Teatro dei Felicini

Fulfilling for many years the Bolognese public's passion for amazing performances.
Maria Chiara Mazzi

In the third stage of our journey in search of Bologna's long-gone theatres, here we are at the Teatro dei Felicini, located in the palace of the same name belonging to the ancient noble family. As Giuseppe Guidicini recalls in 1872: There was a small wooden theatre with boxes, which has existed since 1695 and where comedies and tragedies were performed by amateurs." Since the beginning of the eighteenth century, the small theatre has also hosted drama productions in music and is an exclusive gathering place for the ladies and gentlemen of the city's nobility. A significant improvement began taking place in 1763 when the owners rented the theatre to the Accademici Concordi, who opened it to the public, transforming it into a new, elegant and functional theatre with professionals presenting every kind of repertoire, from comedies to music dramas, from sacred oratories to various artistic performances, awakening the interest of the whole city.

In 1807, the Felicini palace was acquired by Gaetano Dalla Noce who restored the theatre, improving it with adornments and decorations by Antonio Basoli, also establishing excellent relationships with the city's other impresarios. The promoters ignited the Bolognese passion for dazzling shows: incredible Battle of Jena, by French officer Michele Braun in 1808, the True Phantasmagoria, in 1809, the Uranographic Mechanism of the Phenomena of the Universe, in 1813, the Picturesque Mechanical Theatre With Musical Figures With Great Sea Storm and the Optical and Picturesque Machine of the Valmagini Brothers in 1815. There is also more traditional programming like prose and music performed by younger people with high hopes, among whom Gertrude Righetti, who only a few years later will be one of Rossini's favourite contralto. The centuries-old history of the theatre ends in 1826 when the new owner Giuseppe Mazzacurati, after having occasionally lent the premises to amateur companies, will close it forever.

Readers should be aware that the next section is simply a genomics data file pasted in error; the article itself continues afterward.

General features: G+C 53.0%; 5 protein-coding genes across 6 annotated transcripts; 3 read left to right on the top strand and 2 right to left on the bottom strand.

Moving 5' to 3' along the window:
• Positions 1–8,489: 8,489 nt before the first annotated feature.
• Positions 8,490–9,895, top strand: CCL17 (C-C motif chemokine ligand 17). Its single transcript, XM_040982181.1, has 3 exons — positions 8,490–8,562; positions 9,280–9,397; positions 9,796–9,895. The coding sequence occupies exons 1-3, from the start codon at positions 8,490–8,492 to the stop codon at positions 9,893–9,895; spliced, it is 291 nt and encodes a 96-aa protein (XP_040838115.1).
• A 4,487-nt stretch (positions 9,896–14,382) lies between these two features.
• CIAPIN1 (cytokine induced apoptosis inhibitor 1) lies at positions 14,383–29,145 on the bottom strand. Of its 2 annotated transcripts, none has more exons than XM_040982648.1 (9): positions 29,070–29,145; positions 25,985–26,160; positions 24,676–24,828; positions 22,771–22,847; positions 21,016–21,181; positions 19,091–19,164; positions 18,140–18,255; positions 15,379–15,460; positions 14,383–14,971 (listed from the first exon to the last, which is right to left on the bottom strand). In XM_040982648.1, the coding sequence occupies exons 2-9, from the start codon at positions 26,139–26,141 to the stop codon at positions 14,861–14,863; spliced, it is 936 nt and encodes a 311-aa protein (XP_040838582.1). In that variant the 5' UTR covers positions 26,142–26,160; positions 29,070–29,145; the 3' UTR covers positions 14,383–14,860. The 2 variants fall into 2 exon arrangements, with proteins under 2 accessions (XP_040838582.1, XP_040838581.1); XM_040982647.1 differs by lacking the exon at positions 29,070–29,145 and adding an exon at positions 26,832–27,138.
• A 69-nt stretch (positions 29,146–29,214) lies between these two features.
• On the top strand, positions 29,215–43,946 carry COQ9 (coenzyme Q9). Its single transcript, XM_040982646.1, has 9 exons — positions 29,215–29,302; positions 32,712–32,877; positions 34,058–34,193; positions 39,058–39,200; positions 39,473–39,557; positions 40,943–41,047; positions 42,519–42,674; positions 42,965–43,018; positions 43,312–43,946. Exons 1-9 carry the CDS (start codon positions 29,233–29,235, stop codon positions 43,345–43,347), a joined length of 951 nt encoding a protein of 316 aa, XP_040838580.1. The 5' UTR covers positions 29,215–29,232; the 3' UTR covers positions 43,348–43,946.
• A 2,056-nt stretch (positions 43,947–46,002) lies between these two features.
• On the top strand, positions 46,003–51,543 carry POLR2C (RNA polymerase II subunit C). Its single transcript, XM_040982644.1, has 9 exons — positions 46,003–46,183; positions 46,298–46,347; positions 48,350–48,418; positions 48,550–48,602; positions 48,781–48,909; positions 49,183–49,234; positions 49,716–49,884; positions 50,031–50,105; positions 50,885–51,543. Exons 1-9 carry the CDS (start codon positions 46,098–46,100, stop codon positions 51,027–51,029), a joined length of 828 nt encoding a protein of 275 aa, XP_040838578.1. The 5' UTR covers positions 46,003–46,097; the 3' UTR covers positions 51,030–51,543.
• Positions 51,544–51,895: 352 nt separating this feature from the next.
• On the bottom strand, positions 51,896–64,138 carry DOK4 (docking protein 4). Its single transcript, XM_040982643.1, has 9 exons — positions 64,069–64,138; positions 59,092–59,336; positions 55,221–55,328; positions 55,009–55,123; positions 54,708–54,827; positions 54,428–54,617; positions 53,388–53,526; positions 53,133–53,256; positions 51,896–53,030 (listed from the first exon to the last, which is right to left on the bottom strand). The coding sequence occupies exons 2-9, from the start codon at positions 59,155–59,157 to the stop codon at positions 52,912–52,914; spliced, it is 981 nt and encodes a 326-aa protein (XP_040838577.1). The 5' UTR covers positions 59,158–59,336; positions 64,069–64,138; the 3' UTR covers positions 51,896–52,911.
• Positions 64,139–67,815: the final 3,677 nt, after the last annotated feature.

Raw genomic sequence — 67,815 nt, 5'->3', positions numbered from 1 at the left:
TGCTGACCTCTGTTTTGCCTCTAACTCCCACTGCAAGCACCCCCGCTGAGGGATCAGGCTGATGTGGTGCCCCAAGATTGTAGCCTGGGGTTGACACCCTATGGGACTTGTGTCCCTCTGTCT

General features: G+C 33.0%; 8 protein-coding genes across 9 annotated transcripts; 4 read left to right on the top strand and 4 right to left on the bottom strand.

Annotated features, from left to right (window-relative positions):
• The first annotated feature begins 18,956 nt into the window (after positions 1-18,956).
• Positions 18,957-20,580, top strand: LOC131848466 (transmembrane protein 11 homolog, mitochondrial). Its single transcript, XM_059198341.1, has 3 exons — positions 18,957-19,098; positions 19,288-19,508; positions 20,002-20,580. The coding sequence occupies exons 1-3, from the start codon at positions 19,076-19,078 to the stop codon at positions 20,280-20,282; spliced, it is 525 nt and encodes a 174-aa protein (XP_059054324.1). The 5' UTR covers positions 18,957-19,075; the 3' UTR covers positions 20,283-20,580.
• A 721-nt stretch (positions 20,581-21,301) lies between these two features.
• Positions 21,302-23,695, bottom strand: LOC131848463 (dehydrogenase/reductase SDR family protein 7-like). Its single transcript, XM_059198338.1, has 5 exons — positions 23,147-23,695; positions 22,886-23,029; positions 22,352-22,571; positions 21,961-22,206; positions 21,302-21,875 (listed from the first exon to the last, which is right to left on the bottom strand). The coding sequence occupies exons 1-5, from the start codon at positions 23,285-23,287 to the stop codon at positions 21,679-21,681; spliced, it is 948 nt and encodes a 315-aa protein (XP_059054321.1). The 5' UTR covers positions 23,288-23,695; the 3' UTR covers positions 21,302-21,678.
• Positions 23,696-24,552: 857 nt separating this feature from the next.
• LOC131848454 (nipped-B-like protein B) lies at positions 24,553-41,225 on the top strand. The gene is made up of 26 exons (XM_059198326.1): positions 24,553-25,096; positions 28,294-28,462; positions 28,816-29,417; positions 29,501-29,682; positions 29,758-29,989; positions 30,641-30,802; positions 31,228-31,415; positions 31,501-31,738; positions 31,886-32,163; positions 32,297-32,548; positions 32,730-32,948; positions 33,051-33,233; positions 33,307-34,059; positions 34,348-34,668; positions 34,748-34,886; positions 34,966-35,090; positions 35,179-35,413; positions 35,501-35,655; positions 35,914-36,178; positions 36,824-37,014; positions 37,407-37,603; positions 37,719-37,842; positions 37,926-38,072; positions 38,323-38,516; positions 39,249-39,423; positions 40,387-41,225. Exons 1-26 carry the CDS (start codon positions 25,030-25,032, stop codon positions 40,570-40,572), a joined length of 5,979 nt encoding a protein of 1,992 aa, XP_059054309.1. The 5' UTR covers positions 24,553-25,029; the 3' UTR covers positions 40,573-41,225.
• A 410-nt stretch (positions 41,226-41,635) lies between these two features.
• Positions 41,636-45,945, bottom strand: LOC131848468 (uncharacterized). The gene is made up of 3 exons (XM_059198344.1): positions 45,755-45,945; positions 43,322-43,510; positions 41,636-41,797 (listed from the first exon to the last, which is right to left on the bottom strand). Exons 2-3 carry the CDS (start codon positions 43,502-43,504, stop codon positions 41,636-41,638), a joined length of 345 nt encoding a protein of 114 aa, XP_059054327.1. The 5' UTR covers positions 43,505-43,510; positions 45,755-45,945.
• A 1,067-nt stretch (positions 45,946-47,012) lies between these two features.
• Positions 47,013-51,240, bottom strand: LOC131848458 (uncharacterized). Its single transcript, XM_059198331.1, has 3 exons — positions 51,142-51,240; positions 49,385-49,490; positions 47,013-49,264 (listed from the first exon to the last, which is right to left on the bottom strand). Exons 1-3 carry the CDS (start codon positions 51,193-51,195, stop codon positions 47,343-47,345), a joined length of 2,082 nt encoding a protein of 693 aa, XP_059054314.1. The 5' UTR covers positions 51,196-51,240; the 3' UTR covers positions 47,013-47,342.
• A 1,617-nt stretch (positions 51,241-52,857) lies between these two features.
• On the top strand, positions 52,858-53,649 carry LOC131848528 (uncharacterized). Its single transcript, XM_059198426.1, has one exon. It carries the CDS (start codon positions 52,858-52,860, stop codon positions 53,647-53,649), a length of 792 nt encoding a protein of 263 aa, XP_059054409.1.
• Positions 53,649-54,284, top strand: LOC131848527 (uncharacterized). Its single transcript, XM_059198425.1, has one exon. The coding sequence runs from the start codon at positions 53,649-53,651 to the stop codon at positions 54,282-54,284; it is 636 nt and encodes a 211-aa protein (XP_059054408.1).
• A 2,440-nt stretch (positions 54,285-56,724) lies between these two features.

Entrance of the Felicini palace - Mazzacorati - Via C. Battisti†23, Bologna


Courtyard of the Felicini palace - Mazzacorati - Engraving by Antonio Basoli (1774-1848), Bologna

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